Lysistrata is vintage (411 BC) comedy Make love or war … CHOOSE!! Aristophanes gave the thought voice and sight over 2,000 years ago in Lysistrata, a bawdy comedy celebrating the power of women and a condemnation of war. A Classic Theatre (ACT) brings to the stage Friday Sunday, May 11 - 13, “Lysistrata, the heroine who convinces women from Athens and neighboring Sparta to join forces - thus creating what can be called the very first women’s movement!,” ACT says. “Life being what it is, the play shines a light on the comedy of politics, power, lust and greed.  Sound familiar?” This version has connections to St. Augustine. Constantine Santas, Professor Emeritis of Flagler College and author, has edited this version, which was translated by his aunt, Valentina Santas. Lysistrata will be at the Gamache-Koger Theater in the Ringhaver Student Center on Sevilla Street on at 7:30 Friday and Saturday, May 11-12, and 2 pm Sunday May 13. Tickets $20 at www.aclassictheatre.org. For reservations call Jan at 904-501-5093
Opioid crisis impact on city to be detailed Police Chief Barry Fox will report to city commissioners Monday on the impact of the opioid crisis on the city. Two weeks ago both Fox and Fire Chief Carlos Aviles had limited information on calls and Narcan use to reverse overdoses, and Mayor Nancy Shaver asked for “something more detailed and comprehensive that includes data from the hospital, data from the county ...” During that discussion, Chief Fox told commissioners city police “have 3 to 5 a month, but the county has a much bigger problem.” Fire Chief Aviles said his department is mapping with the county, with “180-185 Narcan uses last year and about 35 so far this year.” City Attorney Isabelle Lopez initiated the opioid discussion, suggesting to commissioners the possibility of the city joining in a national effort to hold drug manufacturers accountable for the explosion of opioid abuse and overdoses.
City carriage fees may be increased City commissioners Monday will consider a franchise fee increase from 2.5% to 3% for horse and carriage tour businesses. The discussion will include a public hearing. It would be the first increase since franchise agreements were initiated in 2011, says city Finance Director Mark Litzinger. “There was an option to increase the fees on the fourth anniversary and every third anniversary thereafter,” Litzinger says. “We chose not to increase the fees at the fourth anniversary in 2015, so this would be the first increase.” ‘Freeboard’ elevation boost goes to commission Monday An ordinance raising building height measurement one foot goes before commissioners Monday “The current definition measures building height for buildings in flood zones starting from the Base Flood Elevation, which is established by the Federal Emergency Management Agency (FEMA),” says Planning and Building Director David Birchim.  “The proposed change will measure the building height for buildings in flood zones starting from one (1) foot above the Base Flood Elevation (BFE), because the State of Florida has amended the State Building Code to require new buildings in flood zones to elevate their finished floor one foot above the BFE. “In building code terminology, this is called a one foot ‘freeboard’ requirement,” Birchim explains. Plaza Concerts to open 28th season Free Thursday night Concerts in the Plaza begin May 31. The series includes 14 weeks of two-hour concerts held every Thursday in the Gazebo in the Plaza de la Constitución starting at 7 pm through August 30. Visit www.CityStAug.com/Concerts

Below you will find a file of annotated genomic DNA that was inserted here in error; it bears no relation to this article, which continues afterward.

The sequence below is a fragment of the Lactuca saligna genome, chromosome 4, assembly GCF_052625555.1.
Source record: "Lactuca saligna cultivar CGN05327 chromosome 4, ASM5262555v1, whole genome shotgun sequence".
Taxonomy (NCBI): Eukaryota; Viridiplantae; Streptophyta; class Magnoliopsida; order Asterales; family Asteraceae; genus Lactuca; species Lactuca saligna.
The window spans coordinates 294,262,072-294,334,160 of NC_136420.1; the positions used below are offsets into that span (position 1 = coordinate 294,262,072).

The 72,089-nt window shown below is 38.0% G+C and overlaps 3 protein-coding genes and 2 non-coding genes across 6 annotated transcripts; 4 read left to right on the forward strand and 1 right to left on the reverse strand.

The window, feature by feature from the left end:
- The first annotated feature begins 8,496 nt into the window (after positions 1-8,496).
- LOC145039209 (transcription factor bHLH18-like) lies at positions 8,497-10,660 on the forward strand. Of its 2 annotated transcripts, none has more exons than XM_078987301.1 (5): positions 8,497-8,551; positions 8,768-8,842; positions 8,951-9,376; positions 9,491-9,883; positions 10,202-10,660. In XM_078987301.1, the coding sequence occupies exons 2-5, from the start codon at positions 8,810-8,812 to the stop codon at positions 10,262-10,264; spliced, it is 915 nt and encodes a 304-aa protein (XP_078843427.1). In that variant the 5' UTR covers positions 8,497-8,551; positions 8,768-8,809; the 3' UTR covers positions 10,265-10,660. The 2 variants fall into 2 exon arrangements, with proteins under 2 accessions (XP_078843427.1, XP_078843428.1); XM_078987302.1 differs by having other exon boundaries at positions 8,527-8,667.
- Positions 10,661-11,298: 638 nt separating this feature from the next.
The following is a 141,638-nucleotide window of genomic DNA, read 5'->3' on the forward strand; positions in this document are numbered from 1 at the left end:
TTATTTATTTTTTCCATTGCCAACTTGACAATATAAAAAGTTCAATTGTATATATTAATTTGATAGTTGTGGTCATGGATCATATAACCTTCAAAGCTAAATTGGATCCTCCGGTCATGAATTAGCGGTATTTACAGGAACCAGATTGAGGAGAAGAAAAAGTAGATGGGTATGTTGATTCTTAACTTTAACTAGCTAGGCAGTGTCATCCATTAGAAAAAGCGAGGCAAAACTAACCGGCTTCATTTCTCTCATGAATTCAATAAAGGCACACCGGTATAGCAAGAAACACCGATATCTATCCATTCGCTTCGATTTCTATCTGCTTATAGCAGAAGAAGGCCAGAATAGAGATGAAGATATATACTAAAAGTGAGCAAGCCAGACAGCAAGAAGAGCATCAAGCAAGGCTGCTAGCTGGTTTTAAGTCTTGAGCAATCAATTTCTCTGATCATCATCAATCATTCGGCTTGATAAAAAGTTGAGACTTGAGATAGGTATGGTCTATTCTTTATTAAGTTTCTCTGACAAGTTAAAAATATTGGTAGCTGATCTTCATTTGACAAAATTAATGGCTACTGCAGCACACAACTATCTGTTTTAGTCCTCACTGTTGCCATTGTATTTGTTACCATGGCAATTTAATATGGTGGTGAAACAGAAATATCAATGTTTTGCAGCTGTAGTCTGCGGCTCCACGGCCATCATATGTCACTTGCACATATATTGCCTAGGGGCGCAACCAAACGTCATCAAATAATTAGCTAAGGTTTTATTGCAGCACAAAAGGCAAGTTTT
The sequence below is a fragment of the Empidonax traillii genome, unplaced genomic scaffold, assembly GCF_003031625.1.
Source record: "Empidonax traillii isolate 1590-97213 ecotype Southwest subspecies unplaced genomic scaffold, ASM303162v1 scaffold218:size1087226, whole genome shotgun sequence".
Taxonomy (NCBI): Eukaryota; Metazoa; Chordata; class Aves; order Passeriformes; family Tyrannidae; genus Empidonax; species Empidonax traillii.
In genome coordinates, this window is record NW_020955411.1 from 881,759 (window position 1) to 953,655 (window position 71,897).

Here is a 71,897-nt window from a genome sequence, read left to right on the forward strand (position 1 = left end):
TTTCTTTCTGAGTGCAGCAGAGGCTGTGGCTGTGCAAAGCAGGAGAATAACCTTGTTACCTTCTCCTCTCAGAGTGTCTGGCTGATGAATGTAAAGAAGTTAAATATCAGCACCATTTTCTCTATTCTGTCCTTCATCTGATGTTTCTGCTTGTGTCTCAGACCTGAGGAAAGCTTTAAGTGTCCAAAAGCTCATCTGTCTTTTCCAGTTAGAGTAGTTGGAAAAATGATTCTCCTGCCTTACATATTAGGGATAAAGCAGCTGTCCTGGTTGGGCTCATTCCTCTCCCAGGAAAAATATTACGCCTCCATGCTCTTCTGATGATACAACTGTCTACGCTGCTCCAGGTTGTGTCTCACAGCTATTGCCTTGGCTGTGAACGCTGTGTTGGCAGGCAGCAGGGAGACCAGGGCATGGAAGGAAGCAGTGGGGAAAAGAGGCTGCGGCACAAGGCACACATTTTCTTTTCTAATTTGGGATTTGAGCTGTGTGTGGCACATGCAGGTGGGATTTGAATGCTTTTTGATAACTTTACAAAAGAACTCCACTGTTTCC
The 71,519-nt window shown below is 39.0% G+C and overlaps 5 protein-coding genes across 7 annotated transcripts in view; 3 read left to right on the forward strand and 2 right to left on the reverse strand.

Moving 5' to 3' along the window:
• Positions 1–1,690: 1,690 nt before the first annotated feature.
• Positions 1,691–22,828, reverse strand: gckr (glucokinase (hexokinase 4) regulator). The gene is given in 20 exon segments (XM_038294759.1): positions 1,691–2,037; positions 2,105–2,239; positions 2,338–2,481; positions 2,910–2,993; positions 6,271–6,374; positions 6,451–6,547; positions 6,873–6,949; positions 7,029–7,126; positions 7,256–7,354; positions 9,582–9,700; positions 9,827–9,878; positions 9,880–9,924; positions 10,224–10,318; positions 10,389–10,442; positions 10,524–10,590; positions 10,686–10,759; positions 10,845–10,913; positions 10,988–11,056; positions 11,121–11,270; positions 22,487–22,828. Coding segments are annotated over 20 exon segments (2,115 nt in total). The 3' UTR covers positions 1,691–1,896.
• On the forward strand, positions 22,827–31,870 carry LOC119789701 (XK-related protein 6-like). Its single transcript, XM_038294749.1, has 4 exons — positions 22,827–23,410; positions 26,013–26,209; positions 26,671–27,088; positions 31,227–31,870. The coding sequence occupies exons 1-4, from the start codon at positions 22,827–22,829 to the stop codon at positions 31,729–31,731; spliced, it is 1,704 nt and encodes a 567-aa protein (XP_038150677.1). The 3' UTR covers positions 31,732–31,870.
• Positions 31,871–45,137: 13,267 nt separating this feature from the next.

Hearing, commission action Monday for $984,000 in drainage projects City commissioners Monday will consider a series of resolutions for flood mitigation projects, with $602,716 in state funds and $381,308 in matching city funds. The resolutions will include a public hearing. The regular commission meeting begins at 5 pm in the Alcazar Room at City Hall and is live streamed on CoSA.TV. The state monies would come through an Emergency Set-Aside Small Cities Community Development Block Grant and the city funds from its water and sewer enterprise funding. The two priority drainage systems: Sanitary sewer line system and stormwater drainage system replacement, including roadway reconstruction, in the Duero Street Service Area, which extends along Duero Street between Dr. Martin Luther King, Jr. Avenue on the west and Blanco Street on the east. Water line system, sanitary sewer line system and stormwater drainage system replacement, including roadway reconstruction, in the Cerro Street Service Area, which extends along Cerro Street between Riberia Street on the west and Oneida Street on the east.